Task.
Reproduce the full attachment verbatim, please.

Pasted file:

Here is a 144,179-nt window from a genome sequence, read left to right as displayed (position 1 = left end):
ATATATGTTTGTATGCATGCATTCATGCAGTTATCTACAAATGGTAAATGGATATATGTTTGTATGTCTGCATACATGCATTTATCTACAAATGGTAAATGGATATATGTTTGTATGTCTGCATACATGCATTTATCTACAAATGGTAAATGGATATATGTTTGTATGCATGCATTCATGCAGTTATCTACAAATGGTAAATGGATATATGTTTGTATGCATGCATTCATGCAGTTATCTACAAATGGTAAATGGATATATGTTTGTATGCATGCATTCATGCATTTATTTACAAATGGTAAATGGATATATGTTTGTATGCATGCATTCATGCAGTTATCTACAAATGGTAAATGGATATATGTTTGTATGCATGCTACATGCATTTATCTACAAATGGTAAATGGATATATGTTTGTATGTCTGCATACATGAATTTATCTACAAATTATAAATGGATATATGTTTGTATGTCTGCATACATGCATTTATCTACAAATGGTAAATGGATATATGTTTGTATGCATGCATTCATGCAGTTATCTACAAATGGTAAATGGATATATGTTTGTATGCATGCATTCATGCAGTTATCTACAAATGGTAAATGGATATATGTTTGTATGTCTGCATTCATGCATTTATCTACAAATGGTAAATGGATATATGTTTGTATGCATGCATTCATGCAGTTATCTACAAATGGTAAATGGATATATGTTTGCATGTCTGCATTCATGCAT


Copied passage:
Here is a 144,179-nt window from a genome sequence, read left to right as displayed (position 1 = left end):
ATATATGTTTGTATGCATGCATTCATGCAGTTATCTACAAATGGTAAATGGATATATGTTTGTATGTCTGCATACATGCATTTATCTACAAATGGTAAATGGATATATGTTTGTATGTCTGCATACATGCATTTATCTACAAATGGTAAATGGATATATGTTTGTATGCATGCATTCATGCAGTTATCTACAAATGGTAAATGGATATATGTTTGTATGCATGCATTCATGCAGTTATCTACAAATGGTAAATGGATATATGTTTGTATGCATGCATTCATGCATTTATTTACAAATGGTAAATGGATATATGTTTGTATGCATGCATTCATGCAGTTATCTACAAATGGTAAATGGATATATGTTTGTATGCATGCTACATGCATTTATCTACAAATGGTAAATGGATATATGTTTGTATGTCTGCATACATGAATTTATCTACAAATTATAAATGGATATATGTTTGTATGTCTGCATACATGCATTTATCTACAAATGGTAAATGGATATATGTTTGTATGCATGCATTCATGCAGTTATCTACAAATGGTAAATGGATATATGTTTGTATGCATGCATTCATGCAGTTATCTACAAATGGTAAATGGATATATGTTTGTATGTCTGCATTCATGCATTTATCTACAAATGGTAAATGGATATATGTTTGTATGCATGCATTCATGCAGTTATCTACAAATGGTAAATGGATATATGTTTGCATGTCTGCATTCATGCAT